© 2022 | Jefferson Public Radio
Southern Oregon University
1250 Siskiyou Blvd.
Ashland, OR 97520
541.552.6301 | 800.782.6191
KSOR Header background image 1
a service of Southern Oregon University
Play Live Radio
Next Up:
0:00
0:00
Available On Air Stations

U.S. says drought-stricken Arizona and Nevada will get less water from Colorado River

A formerly sunken boat sits high and dry along the shoreline of Lake Mead at the Lake Mead National Recreation Area, on May 10, near Boulder City, Nev.
John Locher
/
AP
A formerly sunken boat sits high and dry along the shoreline of Lake Mead at the Lake Mead National Recreation Area, on May 10, near Boulder City, Nev.

Updated August 16, 2022 at 4:30 PM ET

SALT LAKE CITY — For the second year in a row, Arizona and Nevada will face cuts in the amount of water they can draw from the Colorado River as the West endures an extreme drought, federal officials announced Tuesday.

The cuts planned for next year will force states to make critical decisions about where to reduce consumption and whether to prioritize growing cities or agricultural areas.

The cuts will also place state officials under renewed pressure to plan for a hotter, drier future and a growing population. Mexico will also face cuts.

"We are taking steps to protect the 40 million people who depend on the Colorado River for their lives and livelihoods," said Camille Touton, commissioner of the Bureau of Reclamation.

The river provides water across seven states and in Mexico and helps feed an agricultural industry valued at $15 billion a year. Cities and farms are anxiously awaiting official estimates of the river's future water levels that will determine the extent and scope of cuts to their water supply.

That's not all. In addition to those already-agreed-to cuts, the Bureau of Reclamation said Tuesday that states had missed a deadline to propose at least 15% more cuts needed to keep water levels at the river's storage reservoirs from dropping even more.

For example, officials have predicted that water levels at Lake Mead, the nation's largest reservoir, will plummet further. The lake is currently less than a quarter full.

"The states collectively have not identified and adopted specific actions of sufficient magnitude that would stabilize the system," Touton said.

After putting last year's burden on the agricultural industry, Arizona officials will have to decide whether to spread additional pain to growing cities that rely on the river.

Visitors view the dramatic bend in the Colorado River at the popular Horseshoe Bend in Glen Canyon National Recreation Area, in Page, Ariz., on Sept. 9, 2011.
Ross D. Franklin / AP
/
AP
Visitors view the dramatic bend in the Colorado River at the popular Horseshoe Bend in Glen Canyon National Recreation Area, in Page, Ariz., on Sept. 9, 2011.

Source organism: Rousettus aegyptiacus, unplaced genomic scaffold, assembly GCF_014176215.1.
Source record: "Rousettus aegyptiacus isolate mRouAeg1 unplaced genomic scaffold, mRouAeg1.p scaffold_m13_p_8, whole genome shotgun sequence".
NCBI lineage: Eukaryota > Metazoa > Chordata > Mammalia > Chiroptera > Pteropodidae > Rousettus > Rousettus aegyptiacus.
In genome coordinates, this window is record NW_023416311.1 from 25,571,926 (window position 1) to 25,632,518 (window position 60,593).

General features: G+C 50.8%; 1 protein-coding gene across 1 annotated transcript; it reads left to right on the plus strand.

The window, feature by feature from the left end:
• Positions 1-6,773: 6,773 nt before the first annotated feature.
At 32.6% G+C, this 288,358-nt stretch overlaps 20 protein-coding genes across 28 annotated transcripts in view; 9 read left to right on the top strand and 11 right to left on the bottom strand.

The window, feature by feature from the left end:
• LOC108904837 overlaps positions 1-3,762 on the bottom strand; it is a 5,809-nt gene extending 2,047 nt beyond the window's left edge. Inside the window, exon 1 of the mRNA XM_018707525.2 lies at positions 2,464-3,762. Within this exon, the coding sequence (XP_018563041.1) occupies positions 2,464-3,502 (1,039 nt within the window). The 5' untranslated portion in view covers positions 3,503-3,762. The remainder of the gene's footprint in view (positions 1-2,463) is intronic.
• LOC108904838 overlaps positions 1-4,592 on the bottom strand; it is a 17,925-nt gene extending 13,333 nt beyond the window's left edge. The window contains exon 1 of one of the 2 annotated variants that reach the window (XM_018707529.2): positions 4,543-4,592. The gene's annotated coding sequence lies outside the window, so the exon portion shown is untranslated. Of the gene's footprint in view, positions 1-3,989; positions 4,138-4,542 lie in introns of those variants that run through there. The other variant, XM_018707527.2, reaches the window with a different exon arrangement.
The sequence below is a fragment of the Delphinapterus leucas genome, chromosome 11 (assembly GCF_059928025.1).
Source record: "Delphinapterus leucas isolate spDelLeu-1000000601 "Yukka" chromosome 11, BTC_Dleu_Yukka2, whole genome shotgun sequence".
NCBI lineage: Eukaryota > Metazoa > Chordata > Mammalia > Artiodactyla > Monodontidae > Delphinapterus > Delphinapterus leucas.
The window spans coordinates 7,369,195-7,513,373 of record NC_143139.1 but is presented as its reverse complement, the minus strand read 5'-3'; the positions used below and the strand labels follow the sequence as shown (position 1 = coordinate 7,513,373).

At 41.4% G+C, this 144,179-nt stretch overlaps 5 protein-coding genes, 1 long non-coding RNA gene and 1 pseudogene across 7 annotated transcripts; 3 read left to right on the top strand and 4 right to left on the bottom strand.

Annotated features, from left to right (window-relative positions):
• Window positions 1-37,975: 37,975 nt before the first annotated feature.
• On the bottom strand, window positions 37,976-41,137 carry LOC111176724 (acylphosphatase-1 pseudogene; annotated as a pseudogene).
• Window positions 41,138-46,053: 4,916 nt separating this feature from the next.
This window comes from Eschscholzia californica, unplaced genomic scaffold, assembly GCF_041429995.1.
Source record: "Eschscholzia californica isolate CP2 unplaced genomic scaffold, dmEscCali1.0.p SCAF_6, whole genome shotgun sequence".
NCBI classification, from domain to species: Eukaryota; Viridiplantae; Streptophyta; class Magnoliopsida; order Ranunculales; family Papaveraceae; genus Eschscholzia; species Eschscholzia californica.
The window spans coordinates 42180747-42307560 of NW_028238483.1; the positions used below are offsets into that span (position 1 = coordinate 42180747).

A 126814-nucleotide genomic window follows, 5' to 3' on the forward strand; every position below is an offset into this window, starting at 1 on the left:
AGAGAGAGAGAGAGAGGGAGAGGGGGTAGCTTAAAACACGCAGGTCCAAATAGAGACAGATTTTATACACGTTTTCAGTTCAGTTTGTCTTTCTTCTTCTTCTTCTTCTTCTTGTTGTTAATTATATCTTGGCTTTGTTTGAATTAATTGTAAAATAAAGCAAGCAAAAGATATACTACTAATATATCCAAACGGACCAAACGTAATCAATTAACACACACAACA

The cuts are not expected to have a tangible effect on Nevada, which has already implemented the region's most aggressive conservation policies, including grass bans and rebate programs.

While the Bureau of Reclamation is "very focused on just getting through this to next year," any cutbacks will likely need to be in place far longer, said University of Oxford hydrologist Kevin Wheeler.

"It's pretty clear that these reductions just have to stay in place until the drought has ended or we realize they actually have to get worse and the cuts have to get deeper," he said.

The cuts are based on a plan the seven states as well as Mexico signed in 2019 to help maintain reservoir levels.

Under that plan, the amount of water allocated to states depends on the water levels at Lake Mead. Last year, the lake fell low enough for the federal government to declare a first-ever water shortage in the region, triggering mandatory cuts for Arizona and Nevada as well as Mexico in 2022.

Officials expect the falling lake levels to trigger additional cuts to Nevada, Arizona and Mexico next year. States with higher priority water rights are not expected to see cuts.

Reservoir levels have been falling for years — and faster than experts predicted — due to 22 years of drought worsened by climate change and overuse of the river.

Scorching temperatures and less melting snow in the spring have reduced the amount of water flowing from the Rocky Mountains, where the river originates before it snakes 1,450 miles (2,334 kilometers) southwest and into the Gulf of California.

Already, extraordinary steps have been taken this year to keep water in Lake Powell, the other large Colorado River reservoir, which sits upstream of Lake Mead and straddles the Arizona-Utah border. Water from the lake runs through Glen Canyon Dam, which produces enough electricity to power between 1 million and 1.5 million homes each year.

After water levels at Lake Powell reached levels low enough to threaten hydropower production, federal officials said they would hold back an additional 480,000 acre-feet (more than 156 billion gallons or 592 million cubic meters) of water to ensure the dam could still produce energy. That water would normally course to Lake Mead.

Under Tuesday's reductions, Arizona will lose slightly more water than it did this year, when 18% of its supply was cut. In 2023, it will lose an additional 3%, an aggregate 21% reduction from its initial allocation.

Mexico will lose 7% of the 1.5 million acre-feet it receives each year from the river. Last year, it lost about 5%. The water is a lifeline for northern desert cities including Tijuana and a large farm industry in the Mexicali Valley, just south of the border from California's Imperial Valley.

Nevada also will lose water — about 8% of its supply — but most residents will not feel the effects because the state recycles the majority of its water used indoors and doesn't use its full allocation. Last year, the state lost 7%.

Copyright 2022 NPR. To see more, visit https://www.npr.org.

The Associated Press